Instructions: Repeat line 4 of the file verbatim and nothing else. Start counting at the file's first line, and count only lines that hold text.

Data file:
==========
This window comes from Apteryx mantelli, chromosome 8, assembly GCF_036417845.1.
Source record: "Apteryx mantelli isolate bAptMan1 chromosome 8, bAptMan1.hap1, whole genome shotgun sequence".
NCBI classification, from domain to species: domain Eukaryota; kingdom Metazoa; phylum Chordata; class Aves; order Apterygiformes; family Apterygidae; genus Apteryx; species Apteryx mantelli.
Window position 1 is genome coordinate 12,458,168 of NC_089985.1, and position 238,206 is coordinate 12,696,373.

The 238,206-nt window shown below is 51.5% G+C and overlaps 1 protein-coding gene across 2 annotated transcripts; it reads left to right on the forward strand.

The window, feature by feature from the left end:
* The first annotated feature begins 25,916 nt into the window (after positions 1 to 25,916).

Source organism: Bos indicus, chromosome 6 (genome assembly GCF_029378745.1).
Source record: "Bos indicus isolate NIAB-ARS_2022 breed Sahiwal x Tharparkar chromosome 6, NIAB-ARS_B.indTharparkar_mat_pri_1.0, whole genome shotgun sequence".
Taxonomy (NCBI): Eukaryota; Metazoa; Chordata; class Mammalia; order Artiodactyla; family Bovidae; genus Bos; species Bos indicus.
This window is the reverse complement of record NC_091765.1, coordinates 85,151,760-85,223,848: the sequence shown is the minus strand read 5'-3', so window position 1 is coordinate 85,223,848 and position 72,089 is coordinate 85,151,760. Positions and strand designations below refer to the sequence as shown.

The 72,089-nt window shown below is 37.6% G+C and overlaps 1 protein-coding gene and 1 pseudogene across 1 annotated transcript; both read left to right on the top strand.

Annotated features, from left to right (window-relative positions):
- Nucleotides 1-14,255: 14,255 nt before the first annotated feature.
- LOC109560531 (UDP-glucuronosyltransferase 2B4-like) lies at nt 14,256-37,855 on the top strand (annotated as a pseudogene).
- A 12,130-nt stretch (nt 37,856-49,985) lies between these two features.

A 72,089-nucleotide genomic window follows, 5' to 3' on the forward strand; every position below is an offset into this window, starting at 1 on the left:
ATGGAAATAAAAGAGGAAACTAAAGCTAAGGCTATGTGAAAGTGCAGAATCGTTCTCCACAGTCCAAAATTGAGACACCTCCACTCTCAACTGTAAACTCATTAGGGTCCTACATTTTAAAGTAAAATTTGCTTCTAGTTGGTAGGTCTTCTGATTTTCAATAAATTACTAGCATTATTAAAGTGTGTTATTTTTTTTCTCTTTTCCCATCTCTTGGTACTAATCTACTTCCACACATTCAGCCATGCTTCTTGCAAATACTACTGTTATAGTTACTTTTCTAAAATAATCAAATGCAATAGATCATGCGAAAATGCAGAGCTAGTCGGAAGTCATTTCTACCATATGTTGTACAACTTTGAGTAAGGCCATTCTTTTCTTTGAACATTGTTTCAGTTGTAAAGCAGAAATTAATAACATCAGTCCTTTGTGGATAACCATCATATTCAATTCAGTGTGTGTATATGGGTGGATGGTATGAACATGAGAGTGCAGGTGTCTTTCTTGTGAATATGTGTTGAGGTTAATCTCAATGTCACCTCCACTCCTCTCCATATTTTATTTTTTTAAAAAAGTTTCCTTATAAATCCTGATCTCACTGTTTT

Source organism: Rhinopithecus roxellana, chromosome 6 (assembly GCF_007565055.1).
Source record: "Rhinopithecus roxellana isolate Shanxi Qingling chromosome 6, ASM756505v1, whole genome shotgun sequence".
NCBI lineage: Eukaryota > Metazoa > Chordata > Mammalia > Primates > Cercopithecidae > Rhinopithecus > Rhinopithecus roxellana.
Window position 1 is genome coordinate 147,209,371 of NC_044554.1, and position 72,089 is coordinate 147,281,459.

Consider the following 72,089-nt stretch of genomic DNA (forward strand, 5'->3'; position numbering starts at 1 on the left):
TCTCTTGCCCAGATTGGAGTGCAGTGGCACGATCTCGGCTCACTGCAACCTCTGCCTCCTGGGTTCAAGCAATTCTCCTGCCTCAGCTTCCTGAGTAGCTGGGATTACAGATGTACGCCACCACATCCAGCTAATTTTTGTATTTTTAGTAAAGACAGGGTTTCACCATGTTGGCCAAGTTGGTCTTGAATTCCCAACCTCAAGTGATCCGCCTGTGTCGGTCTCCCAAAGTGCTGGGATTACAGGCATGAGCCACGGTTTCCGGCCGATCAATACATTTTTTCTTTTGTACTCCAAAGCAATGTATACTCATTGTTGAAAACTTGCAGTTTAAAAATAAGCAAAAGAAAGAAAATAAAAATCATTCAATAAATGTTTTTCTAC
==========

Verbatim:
Window position 1 is genome coordinate 12,458,168 of NC_089985.1, and position 238,206 is coordinate 12,696,373.